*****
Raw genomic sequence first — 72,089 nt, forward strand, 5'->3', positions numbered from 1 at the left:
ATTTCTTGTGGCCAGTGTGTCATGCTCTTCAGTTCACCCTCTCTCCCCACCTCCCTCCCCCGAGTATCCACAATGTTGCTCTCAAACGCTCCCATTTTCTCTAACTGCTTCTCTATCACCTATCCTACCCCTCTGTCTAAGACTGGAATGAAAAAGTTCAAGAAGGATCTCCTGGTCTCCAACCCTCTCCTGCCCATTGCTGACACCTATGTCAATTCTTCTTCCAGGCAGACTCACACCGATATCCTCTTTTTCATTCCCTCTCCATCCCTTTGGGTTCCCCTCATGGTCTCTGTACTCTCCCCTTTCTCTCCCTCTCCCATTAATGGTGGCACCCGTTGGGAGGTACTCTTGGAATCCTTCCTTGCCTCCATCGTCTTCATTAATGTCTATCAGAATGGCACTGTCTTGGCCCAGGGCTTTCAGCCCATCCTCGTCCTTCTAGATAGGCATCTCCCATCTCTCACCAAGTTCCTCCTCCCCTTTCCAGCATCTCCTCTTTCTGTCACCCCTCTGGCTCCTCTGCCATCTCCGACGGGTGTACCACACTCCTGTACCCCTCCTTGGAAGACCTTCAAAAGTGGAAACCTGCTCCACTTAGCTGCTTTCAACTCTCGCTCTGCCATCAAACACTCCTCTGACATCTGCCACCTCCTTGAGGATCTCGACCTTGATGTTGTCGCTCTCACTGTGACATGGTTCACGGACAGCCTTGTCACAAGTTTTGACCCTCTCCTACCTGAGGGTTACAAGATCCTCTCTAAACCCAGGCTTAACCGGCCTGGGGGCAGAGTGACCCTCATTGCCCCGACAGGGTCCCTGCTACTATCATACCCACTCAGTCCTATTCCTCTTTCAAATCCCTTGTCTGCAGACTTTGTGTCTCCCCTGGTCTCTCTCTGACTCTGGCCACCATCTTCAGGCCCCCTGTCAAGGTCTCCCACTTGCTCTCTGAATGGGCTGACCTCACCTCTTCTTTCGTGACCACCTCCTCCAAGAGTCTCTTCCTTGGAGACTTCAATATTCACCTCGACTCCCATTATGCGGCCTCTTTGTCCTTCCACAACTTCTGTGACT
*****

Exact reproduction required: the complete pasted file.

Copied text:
Raw genomic sequence first — 72,089 nt, forward strand, 5'->3', positions numbered from 1 at the left:
ATTTCTTGTGGCCAGTGTGTCATGCTCTTCAGTTCACCCTCTCTCCCCACCTCCCTCCCCCGAGTATCCACAATGTTGCTCTCAAACGCTCCCATTTTCTCTAACTGCTTCTCTATCACCTATCCTACCCCTCTGTCTAAGACTGGAATGAAAAAGTTCAAGAAGGATCTCCTGGTCTCCAACCCTCTCCTGCCCATTGCTGACACCTATGTCAATTCTTCTTCCAGGCAGACTCACACCGATATCCTCTTTTTCATTCCCTCTCCATCCCTTTGGGTTCCCCTCATGGTCTCTGTACTCTCCCCTTTCTCTCCCTCTCCCATTAATGGTGGCACCCGTTGGGAGGTACTCTTGGAATCCTTCCTTGCCTCCATCGTCTTCATTAATGTCTATCAGAATGGCACTGTCTTGGCCCAGGGCTTTCAGCCCATCCTCGTCCTTCTAGATAGGCATCTCCCATCTCTCACCAAGTTCCTCCTCCCCTTTCCAGCATCTCCTCTTTCTGTCACCCCTCTGGCTCCTCTGCCATCTCCGACGGGTGTACCACACTCCTGTACCCCTCCTTGGAAGACCTTCAAAAGTGGAAACCTGCTCCACTTAGCTGCTTTCAACTCTCGCTCTGCCATCAAACACTCCTCTGACATCTGCCACCTCCTTGAGGATCTCGACCTTGATGTTGTCGCTCTCACTGTGACATGGTTCACGGACAGCCTTGTCACAAGTTTTGACCCTCTCCTACCTGAGGGTTACAAGATCCTCTCTAAACCCAGGCTTAACCGGCCTGGGGGCAGAGTGACCCTCATTGCCCCGACAGGGTCCCTGCTACTATCATACCCACTCAGTCCTATTCCTCTTTCAAATCCCTTGTCTGCAGACTTTGTGTCTCCCCTGGTCTCTCTCTGACTCTGGCCACCATCTTCAGGCCCCCTGTCAAGGTCTCCCACTTGCTCTCTGAATGGGCTGACCTCACCTCTTCTTTCGTGACCACCTCCTCCAAGAGTCTCTTCCTTGGAGACTTCAATATTCACCTCGACTCCCATTATGCGGCCTCTTTGTCCTTCCACAACTTCTGTGACT